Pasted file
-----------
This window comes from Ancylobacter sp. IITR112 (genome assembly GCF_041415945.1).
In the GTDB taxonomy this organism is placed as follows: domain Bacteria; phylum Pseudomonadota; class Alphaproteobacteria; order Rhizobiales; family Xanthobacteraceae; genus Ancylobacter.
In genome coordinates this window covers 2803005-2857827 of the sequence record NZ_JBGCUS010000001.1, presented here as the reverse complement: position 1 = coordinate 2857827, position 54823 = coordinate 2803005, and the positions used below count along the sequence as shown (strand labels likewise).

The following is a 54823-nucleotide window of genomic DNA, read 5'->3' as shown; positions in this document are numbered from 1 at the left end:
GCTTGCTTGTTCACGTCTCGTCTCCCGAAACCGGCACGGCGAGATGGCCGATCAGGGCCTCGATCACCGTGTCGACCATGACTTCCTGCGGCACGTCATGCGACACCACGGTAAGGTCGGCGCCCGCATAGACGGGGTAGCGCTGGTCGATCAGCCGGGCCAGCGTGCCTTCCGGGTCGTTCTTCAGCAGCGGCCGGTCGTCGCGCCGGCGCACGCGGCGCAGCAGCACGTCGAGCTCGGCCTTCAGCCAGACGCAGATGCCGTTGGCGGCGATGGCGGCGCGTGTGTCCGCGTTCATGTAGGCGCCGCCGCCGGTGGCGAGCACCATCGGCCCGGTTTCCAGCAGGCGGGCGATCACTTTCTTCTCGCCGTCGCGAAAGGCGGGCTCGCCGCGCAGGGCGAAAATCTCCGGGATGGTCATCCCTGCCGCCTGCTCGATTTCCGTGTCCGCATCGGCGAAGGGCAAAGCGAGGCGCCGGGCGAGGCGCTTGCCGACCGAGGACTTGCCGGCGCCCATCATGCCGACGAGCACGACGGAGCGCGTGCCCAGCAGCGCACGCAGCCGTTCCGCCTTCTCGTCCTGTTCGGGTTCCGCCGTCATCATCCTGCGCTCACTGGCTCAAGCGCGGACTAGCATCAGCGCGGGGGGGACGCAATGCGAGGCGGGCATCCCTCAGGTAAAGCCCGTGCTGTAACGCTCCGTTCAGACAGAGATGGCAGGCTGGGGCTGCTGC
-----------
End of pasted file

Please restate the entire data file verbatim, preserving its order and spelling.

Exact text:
This window comes from Ancylobacter sp. IITR112 (genome assembly GCF_041415945.1).
In the GTDB taxonomy this organism is placed as follows: domain Bacteria; phylum Pseudomonadota; class Alphaproteobacteria; order Rhizobiales; family Xanthobacteraceae; genus Ancylobacter.
In genome coordinates this window covers 2803005-2857827 of the sequence record NZ_JBGCUS010000001.1, presented here as the reverse complement: position 1 = coordinate 2857827, position 54823 = coordinate 2803005, and the positions used below count along the sequence as shown (strand labels likewise).

The following is a 54823-nucleotide window of genomic DNA, read 5'->3' as shown; positions in this document are numbered from 1 at the left end:
GCTTGCTTGTTCACGTCTCGTCTCCCGAAACCGGCACGGCGAGATGGCCGATCAGGGCCTCGATCACCGTGTCGACCATGACTTCCTGCGGCACGTCATGCGACACCACGGTAAGGTCGGCGCCCGCATAGACGGGGTAGCGCTGGTCGATCAGCCGGGCCAGCGTGCCTTCCGGGTCGTTCTTCAGCAGCGGCCGGTCGTCGCGCCGGCGCACGCGGCGCAGCAGCACGTCGAGCTCGGCCTTCAGCCAGACGCAGATGCCGTTGGCGGCGATGGCGGCGCGTGTGTCCGCGTTCATGTAGGCGCCGCCGCCGGTGGCGAGCACCATCGGCCCGGTTTCCAGCAGGCGGGCGATCACTTTCTTCTCGCCGTCGCGAAAGGCGGGCTCGCCGCGCAGGGCGAAAATCTCCGGGATGGTCATCCCTGCCGCCTGCTCGATTTCCGTGTCCGCATCGGCGAAGGGCAAAGCGAGGCGCCGGGCGAGGCGCTTGCCGACCGAGGACTTGCCGGCGCCCATCATGCCGACGAGCACGACGGAGCGCGTGCCCAGCAGCGCACGCAGCCGTTCCGCCTTCTCGTCCTGTTCGGGTTCCGCCGTCATCATCCTGCGCTCACTGGCTCAAGCGCGGACTAGCATCAGCGCGGGGGGGACGCAATGCGAGGCGGGCATCCCTCAGGTAAAGCCCGTGCTGTAACGCTCCGTTCAGACAGAGATGGCAGGCTGGGGCTGCTGC